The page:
A spoof science paper was accepted to over 150 Open Access journals. This is the original story of how that was done and why.
A biologist at UC Berkeley describes how a severely flawed paper was published in Science, the same journal that attempted to uncover flaws in Open Access publishing. These two articles taken together speak to the need for a better system of science publishing.
How do we evaluate the value of scientific output? What’s working and what’s not? This article talks about the problems we are currently facing.
Why does post-publication peer review matter? How does it make science better? This is a great case study on how post-publication peer review makes things better.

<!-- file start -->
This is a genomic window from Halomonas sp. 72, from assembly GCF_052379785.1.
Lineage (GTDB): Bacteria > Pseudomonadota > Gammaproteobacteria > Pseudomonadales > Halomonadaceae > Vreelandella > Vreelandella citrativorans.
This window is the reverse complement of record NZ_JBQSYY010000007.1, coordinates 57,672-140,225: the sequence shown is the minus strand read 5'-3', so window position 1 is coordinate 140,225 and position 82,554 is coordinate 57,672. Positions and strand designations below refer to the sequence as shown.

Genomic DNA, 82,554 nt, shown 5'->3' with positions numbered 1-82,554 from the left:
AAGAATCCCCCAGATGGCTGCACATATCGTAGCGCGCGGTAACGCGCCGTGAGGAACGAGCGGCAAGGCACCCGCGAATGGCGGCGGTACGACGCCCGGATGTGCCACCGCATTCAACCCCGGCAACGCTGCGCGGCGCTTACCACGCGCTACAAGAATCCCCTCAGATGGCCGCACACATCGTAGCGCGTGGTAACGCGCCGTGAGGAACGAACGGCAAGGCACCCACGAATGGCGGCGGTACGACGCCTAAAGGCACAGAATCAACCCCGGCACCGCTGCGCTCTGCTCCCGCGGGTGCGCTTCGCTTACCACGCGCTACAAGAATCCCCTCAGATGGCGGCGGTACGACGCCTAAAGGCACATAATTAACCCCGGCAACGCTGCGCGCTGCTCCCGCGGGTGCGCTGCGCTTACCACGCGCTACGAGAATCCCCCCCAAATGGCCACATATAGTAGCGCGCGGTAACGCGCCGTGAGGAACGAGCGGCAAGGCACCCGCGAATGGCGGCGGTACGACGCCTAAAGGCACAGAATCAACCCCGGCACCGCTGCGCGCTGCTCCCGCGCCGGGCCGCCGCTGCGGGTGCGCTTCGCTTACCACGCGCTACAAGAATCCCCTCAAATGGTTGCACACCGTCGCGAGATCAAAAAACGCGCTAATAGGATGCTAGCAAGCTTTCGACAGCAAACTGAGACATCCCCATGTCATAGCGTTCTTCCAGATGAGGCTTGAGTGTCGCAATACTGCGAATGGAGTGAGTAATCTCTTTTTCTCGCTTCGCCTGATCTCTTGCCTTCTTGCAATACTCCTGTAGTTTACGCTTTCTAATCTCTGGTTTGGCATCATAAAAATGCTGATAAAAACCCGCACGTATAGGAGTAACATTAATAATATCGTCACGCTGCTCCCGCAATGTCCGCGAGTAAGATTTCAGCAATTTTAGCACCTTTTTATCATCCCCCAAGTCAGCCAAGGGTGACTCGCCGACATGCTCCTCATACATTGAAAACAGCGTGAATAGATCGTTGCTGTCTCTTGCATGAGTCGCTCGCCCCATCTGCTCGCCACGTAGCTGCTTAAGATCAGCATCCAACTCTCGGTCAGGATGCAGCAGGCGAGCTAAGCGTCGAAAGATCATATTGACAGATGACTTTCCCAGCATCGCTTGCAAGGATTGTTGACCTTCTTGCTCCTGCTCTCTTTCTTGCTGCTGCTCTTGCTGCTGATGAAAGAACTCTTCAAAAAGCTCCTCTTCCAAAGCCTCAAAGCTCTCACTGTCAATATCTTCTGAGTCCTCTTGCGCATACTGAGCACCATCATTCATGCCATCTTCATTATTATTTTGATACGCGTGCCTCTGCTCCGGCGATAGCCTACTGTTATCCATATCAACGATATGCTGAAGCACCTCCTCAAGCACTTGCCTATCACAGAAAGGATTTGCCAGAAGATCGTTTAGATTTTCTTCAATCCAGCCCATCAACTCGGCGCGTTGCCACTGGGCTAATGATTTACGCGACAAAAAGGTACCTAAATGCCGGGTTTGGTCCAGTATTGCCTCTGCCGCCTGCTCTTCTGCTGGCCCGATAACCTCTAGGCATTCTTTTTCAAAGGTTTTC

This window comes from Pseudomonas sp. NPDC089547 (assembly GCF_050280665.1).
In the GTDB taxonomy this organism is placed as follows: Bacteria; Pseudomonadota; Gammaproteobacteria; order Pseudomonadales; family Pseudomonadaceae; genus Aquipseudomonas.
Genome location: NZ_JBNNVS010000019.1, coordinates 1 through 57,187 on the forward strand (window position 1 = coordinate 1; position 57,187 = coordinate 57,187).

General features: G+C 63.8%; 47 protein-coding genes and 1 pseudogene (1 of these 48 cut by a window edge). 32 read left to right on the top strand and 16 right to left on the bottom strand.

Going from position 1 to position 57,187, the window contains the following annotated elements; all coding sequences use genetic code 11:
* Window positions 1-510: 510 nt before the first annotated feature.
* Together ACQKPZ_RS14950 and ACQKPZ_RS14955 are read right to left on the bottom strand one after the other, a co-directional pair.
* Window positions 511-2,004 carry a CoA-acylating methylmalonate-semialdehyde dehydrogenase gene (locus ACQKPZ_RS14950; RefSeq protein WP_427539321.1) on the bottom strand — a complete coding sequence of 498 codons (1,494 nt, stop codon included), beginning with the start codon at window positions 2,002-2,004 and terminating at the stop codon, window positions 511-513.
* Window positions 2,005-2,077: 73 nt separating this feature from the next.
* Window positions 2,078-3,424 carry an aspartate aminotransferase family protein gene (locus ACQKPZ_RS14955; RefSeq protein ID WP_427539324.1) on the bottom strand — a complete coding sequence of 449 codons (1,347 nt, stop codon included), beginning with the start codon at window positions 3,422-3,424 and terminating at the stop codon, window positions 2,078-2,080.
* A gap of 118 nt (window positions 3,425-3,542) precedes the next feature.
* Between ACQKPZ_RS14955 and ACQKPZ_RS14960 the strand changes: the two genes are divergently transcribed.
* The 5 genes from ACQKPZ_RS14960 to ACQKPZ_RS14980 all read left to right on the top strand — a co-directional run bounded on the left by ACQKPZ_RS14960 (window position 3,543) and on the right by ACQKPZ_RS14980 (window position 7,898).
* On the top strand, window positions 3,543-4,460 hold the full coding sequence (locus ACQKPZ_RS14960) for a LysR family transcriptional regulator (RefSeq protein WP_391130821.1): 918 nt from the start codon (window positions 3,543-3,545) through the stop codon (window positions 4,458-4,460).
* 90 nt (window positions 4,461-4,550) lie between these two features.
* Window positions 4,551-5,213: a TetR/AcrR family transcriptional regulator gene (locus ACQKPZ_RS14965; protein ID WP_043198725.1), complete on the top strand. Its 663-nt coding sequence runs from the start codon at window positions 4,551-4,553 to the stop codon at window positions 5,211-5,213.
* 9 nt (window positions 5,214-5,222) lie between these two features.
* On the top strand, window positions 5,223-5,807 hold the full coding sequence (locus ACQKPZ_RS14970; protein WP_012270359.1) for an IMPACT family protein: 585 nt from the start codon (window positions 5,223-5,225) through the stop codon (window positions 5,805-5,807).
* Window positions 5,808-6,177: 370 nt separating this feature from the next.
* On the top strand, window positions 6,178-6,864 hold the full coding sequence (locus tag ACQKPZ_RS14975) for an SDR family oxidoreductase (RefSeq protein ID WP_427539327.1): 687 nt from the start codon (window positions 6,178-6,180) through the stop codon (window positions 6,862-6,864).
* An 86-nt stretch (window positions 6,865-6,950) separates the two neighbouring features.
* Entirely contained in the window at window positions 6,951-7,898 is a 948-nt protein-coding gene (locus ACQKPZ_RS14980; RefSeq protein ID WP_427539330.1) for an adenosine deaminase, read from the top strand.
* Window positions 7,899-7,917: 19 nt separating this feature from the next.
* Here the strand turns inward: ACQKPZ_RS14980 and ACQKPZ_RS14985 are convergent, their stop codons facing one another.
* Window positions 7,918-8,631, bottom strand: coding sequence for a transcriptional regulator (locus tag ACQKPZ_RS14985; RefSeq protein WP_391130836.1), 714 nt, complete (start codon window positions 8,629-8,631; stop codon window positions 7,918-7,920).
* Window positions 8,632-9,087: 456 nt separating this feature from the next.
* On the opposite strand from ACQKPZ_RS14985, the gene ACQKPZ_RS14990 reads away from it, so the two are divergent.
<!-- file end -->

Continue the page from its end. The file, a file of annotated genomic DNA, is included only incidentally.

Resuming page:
Poor experiments, bad analysis and too much trust is causing a big problem and limiting the impact of science. Careerism and other issues are discussed to demonstrate how science needs to improve.
Recent study finds that journal papers often contain erroneous or incomplete data.
An exploration of issues with traditional peer review and proposed solutions over the last 20 years.
Why Popular Science will no longer accept comments on new articles.
Brian Lucey shares some expert advice on how to be helpful, scientific and professional when reviewing a paper.
Shortcomings of the traditional peer review process and solutions for moving forward.